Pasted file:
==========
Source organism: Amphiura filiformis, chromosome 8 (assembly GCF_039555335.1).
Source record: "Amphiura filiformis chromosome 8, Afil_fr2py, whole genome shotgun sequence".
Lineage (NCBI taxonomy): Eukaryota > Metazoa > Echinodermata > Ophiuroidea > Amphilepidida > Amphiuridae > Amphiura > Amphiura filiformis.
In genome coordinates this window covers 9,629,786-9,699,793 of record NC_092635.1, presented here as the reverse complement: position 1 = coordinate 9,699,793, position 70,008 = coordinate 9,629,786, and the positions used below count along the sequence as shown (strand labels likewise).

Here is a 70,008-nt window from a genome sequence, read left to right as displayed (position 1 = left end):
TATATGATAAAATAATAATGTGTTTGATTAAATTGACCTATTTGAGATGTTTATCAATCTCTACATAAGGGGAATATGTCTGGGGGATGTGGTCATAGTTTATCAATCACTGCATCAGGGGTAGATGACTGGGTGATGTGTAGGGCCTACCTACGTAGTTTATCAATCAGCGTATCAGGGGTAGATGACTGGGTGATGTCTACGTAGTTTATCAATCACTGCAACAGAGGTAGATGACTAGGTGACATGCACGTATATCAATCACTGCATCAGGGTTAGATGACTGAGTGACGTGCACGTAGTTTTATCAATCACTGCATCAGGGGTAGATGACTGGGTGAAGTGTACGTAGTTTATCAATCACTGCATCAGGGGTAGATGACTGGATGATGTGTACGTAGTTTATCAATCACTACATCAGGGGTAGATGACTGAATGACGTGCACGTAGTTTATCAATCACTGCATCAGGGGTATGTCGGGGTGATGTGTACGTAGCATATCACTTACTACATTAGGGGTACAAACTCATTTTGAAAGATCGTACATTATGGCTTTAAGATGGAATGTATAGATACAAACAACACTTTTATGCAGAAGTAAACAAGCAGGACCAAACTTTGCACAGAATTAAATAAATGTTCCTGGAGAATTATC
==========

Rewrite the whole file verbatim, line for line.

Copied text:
Source organism: Amphiura filiformis, chromosome 8 (assembly GCF_039555335.1).
Source record: "Amphiura filiformis chromosome 8, Afil_fr2py, whole genome shotgun sequence".
Lineage (NCBI taxonomy): Eukaryota > Metazoa > Echinodermata > Ophiuroidea > Amphilepidida > Amphiuridae > Amphiura > Amphiura filiformis.
In genome coordinates this window covers 9,629,786-9,699,793 of record NC_092635.1, presented here as the reverse complement: position 1 = coordinate 9,699,793, position 70,008 = coordinate 9,629,786, and the positions used below count along the sequence as shown (strand labels likewise).

Here is a 70,008-nt window from a genome sequence, read left to right as displayed (position 1 = left end):
TATATGATAAAATAATAATGTGTTTGATTAAATTGACCTATTTGAGATGTTTATCAATCTCTACATAAGGGGAATATGTCTGGGGGATGTGGTCATAGTTTATCAATCACTGCATCAGGGGTAGATGACTGGGTGATGTGTAGGGCCTACCTACGTAGTTTATCAATCAGCGTATCAGGGGTAGATGACTGGGTGATGTCTACGTAGTTTATCAATCACTGCAACAGAGGTAGATGACTAGGTGACATGCACGTATATCAATCACTGCATCAGGGTTAGATGACTGAGTGACGTGCACGTAGTTTTATCAATCACTGCATCAGGGGTAGATGACTGGGTGAAGTGTACGTAGTTTATCAATCACTGCATCAGGGGTAGATGACTGGATGATGTGTACGTAGTTTATCAATCACTACATCAGGGGTAGATGACTGAATGACGTGCACGTAGTTTATCAATCACTGCATCAGGGGTATGTCGGGGTGATGTGTACGTAGCATATCACTTACTACATTAGGGGTACAAACTCATTTTGAAAGATCGTACATTATGGCTTTAAGATGGAATGTATAGATACAAACAACACTTTTATGCAGAAGTAAACAAGCAGGACCAAACTTTGCACAGAATTAAATAAATGTTCCTGGAGAATTATC